A heavy lift


Courtesy photos

Rogers snags No. 2 spot nationwide in Olympic weightlifting

PINEDALE – A group of athletes put Sublette County on the map at USA Weightlifting’s Youth and Junior Nationals in Colorado Springs from June 24-July 2 – the prestigious season-culminating event for Olympic weightlifters.

Pinedale High School alumna and University of Wyoming junior Emma Rogers captured multiple medals at the tournament and is currently the No. 2-ranked weightlifter nationwide in the 87-kilogram junior division for Olympic weightlifting.

Rogers snapped up silver in the snatch category, bronze in the clean and jerk category and silver for total weight lifted.

“It is wild that Emma is second in the country,” said coach Mariana Green of Iron Kitchen Weightlifting Club in Pinedale. “Emma can really take that adrenaline rush from the crowds and use it positively.”

Olympic weightlifters typically peak in seven to eight years, Green remarked. Rogers is already reaching her potential with only two years of experience in the sport under her belt, Green added.

Rogers, a kinesiology major at UW, is setting her sights on training to compete in weightlifting at the Olympics, Green said.

Young athlete Gabriella Green competed in her second national tournament in the female youth category in Colorado Springs. Tucker Filkins and Hazel Dale entered their first national event in Olympic weightlifting in the male youth and female youth categories, respectively.

Gabriella Green succeeded in lifting the equivalent of her body weight at the meet. Filkins and Dale both hit their personal lift goals and demonstrated the courage to get up on a platform in front of an audience for the first time, said coach Mariana Green.

Mariana and Ty Green host morning sessions with young athletes several days a week to get them in shape for local and regional competitions. Weightlifters may then qualify for Nationals at these events.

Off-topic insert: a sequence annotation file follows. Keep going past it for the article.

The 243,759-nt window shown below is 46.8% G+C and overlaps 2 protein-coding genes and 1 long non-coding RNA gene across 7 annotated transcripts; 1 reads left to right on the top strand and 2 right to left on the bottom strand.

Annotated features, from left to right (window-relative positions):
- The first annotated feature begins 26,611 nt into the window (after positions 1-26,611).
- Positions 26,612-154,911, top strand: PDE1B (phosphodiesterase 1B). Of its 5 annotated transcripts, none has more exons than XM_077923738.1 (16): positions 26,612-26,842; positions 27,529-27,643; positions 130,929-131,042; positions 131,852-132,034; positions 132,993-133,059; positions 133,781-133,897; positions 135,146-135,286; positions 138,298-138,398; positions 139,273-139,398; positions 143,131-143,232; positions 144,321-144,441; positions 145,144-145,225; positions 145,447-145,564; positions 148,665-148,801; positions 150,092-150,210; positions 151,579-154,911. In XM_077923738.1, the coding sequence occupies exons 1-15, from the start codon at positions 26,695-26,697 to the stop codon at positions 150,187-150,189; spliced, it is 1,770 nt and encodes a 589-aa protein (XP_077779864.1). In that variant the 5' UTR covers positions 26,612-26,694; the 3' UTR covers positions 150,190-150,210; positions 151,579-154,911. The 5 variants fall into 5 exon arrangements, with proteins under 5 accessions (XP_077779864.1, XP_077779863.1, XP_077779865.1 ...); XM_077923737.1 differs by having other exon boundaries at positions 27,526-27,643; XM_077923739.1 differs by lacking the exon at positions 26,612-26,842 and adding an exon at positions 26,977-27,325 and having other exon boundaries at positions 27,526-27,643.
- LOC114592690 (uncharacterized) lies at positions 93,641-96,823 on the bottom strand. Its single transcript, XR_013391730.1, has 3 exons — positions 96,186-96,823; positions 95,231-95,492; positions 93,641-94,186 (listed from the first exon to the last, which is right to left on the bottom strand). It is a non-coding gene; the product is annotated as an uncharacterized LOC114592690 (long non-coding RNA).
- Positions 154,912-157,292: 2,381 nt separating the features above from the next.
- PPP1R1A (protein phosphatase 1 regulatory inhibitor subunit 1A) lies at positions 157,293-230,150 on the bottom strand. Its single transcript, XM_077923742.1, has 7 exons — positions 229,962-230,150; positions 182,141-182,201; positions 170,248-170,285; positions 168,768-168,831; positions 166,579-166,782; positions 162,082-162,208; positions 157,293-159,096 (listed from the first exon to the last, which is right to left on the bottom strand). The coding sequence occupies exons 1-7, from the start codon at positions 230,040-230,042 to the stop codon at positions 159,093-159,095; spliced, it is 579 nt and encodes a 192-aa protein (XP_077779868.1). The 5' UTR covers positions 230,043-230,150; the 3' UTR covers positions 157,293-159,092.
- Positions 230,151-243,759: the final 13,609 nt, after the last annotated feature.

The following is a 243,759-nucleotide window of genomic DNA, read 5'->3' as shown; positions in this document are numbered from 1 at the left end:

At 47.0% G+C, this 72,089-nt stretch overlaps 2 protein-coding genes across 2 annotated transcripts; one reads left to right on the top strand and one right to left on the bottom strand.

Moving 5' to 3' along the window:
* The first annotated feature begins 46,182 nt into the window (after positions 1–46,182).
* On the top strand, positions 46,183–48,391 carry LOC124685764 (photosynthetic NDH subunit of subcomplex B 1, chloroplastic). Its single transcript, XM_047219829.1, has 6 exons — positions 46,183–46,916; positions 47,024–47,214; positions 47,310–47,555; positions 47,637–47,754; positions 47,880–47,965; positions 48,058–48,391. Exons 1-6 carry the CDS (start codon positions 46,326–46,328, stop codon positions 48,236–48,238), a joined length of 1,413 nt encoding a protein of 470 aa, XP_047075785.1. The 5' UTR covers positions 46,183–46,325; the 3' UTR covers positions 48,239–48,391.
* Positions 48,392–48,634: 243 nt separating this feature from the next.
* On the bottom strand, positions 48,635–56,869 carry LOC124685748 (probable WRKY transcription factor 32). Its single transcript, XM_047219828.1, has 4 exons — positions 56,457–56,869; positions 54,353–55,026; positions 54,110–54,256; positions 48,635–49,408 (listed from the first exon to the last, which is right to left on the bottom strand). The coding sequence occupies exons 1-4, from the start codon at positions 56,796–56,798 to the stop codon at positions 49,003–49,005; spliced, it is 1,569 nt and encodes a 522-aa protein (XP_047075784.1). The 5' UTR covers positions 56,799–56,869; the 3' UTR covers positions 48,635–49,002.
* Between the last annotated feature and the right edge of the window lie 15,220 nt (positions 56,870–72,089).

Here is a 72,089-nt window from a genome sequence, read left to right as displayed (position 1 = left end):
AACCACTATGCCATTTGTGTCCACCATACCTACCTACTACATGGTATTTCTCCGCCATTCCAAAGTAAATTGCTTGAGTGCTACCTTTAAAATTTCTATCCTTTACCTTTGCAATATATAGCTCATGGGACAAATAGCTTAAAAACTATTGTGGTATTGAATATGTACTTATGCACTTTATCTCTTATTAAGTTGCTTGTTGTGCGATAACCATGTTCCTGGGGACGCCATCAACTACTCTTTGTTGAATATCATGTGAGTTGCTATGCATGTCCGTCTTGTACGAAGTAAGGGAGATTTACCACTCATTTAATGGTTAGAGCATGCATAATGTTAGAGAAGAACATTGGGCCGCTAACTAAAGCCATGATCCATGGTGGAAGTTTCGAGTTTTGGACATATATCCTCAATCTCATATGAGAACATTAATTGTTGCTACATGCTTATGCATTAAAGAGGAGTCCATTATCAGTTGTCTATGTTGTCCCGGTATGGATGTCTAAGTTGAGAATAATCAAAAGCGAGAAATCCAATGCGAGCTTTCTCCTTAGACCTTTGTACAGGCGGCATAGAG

The path to becoming an Olympic weightlifter takes plenty of “mental fortitude,” said Mariana Green. Athletes frequently train alone, rising early in the morning to dedicate hours of time before school and afternoon sports and other activities. Over the course of the busy college year, Rogers trained from the University of Wyoming with the Greens via the FaceTime app, said Mariana Green.

Olympic weightlifting is a strength sport, although mastering the proper technique to lift the bar and weights in a fluid motion from the ground to above one’s head, referred to as “clean and jerk,” sets the great athletes apart from the rest of the pack, explained Green.

Olympic weightlifting differs from power lifting because weights are only lifted from the ground into the air rather than from a bench position, she added.

The emphasis in Olympic weightlifting is on athleticism, Green said. Many weightlifters start the sport as a training regimen for other athletic endeavors. Rogers commenced Olympic weightlifting as a way to be more explosive off the starting blocks as a swimmer for the combined Sublette County girls’ swim team, Green noted. Rogers realized a talent in the sport early on and is now able to lift up to 190 kilograms, or an astonishing 419 pounds.